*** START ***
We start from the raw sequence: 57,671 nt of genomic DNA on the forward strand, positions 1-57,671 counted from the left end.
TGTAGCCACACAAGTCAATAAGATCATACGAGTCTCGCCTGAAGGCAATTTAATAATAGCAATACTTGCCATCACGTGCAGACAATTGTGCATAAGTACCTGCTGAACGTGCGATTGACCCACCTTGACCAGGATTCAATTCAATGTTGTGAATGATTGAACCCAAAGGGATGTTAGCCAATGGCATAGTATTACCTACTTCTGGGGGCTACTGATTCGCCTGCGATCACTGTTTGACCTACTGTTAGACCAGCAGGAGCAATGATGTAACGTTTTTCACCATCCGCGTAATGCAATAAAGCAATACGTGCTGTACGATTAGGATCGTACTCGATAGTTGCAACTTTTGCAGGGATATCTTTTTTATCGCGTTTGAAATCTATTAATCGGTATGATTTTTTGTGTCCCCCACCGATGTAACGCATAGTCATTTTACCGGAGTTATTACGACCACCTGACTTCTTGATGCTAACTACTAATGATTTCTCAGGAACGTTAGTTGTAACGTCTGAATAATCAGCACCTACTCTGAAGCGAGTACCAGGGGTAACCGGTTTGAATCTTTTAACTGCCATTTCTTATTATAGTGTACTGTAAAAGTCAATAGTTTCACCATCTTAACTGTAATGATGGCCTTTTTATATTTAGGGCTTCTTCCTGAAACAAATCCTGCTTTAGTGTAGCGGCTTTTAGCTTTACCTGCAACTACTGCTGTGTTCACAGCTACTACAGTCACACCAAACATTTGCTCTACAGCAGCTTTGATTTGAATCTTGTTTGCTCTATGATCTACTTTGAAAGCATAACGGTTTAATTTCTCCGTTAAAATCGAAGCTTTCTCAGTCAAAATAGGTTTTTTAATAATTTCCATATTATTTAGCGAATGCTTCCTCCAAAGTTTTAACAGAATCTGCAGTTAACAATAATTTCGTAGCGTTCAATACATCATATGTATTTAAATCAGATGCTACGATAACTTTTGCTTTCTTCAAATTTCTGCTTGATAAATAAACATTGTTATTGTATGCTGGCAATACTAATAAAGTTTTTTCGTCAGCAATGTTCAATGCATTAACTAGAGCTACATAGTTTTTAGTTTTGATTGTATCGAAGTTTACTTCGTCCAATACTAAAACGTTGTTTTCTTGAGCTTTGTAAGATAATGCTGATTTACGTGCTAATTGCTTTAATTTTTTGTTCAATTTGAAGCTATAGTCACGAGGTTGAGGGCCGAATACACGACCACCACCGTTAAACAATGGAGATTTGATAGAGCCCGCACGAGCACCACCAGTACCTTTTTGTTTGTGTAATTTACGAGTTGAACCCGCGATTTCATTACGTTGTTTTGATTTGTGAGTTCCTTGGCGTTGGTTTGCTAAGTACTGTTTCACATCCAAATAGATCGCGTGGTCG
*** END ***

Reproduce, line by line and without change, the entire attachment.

We start from the raw sequence: 57,671 nt of genomic DNA on the forward strand, positions 1-57,671 counted from the left end.
TGTAGCCACACAAGTCAATAAGATCATACGAGTCTCGCCTGAAGGCAATTTAATAATAGCAATACTTGCCATCACGTGCAGACAATTGTGCATAAGTACCTGCTGAACGTGCGATTGACCCACCTTGACCAGGATTCAATTCAATGTTGTGAATGATTGAACCCAAAGGGATGTTAGCCAATGGCATAGTATTACCTACTTCTGGGGGCTACTGATTCGCCTGCGATCACTGTTTGACCTACTGTTAGACCAGCAGGAGCAATGATGTAACGTTTTTCACCATCCGCGTAATGCAATAAAGCAATACGTGCTGTACGATTAGGATCGTACTCGATAGTTGCAACTTTTGCAGGGATATCTTTTTTATCGCGTTTGAAATCTATTAATCGGTATGATTTTTTGTGTCCCCCACCGATGTAACGCATAGTCATTTTACCGGAGTTATTACGACCACCTGACTTCTTGATGCTAACTACTAATGATTTCTCAGGAACGTTAGTTGTAACGTCTGAATAATCAGCACCTACTCTGAAGCGAGTACCAGGGGTAACCGGTTTGAATCTTTTAACTGCCATTTCTTATTATAGTGTACTGTAAAAGTCAATAGTTTCACCATCTTAACTGTAATGATGGCCTTTTTATATTTAGGGCTTCTTCCTGAAACAAATCCTGCTTTAGTGTAGCGGCTTTTAGCTTTACCTGCAACTACTGCTGTGTTCACAGCTACTACAGTCACACCAAACATTTGCTCTACAGCAGCTTTGATTTGAATCTTGTTTGCTCTATGATCTACTTTGAAAGCATAACGGTTTAATTTCTCCGTTAAAATCGAAGCTTTCTCAGTCAAAATAGGTTTTTTAATAATTTCCATATTATTTAGCGAATGCTTCCTCCAAAGTTTTAACAGAATCTGCAGTTAACAATAATTTCGTAGCGTTCAATACATCATATGTATTTAAATCAGATGCTACGATAACTTTTGCTTTCTTCAAATTTCTGCTTGATAAATAAACATTGTTATTGTATGCTGGCAATACTAATAAAGTTTTTTCGTCAGCAATGTTCAATGCATTAACTAGAGCTACATAGTTTTTAGTTTTGATTGTATCGAAGTTTACTTCGTCCAATACTAAAACGTTGTTTTCTTGAGCTTTGTAAGATAATGCTGATTTACGTGCTAATTGCTTTAATTTTTTGTTCAATTTGAAGCTATAGTCACGAGGTTGAGGGCCGAATACACGACCACCACCGTTAAACAATGGAGATTTGATAGAGCCCGCACGAGCACCACCAGTACCTTTTTGTTTGTGTAATTTACGAGTTGAACCCGCGATTTCATTACGTTGTTTTGATTTGTGAGTTCCTTGGCGTTGGTTTGCTAAGTACTGTTTCACATCCAAATAGATCGCGTGGTCG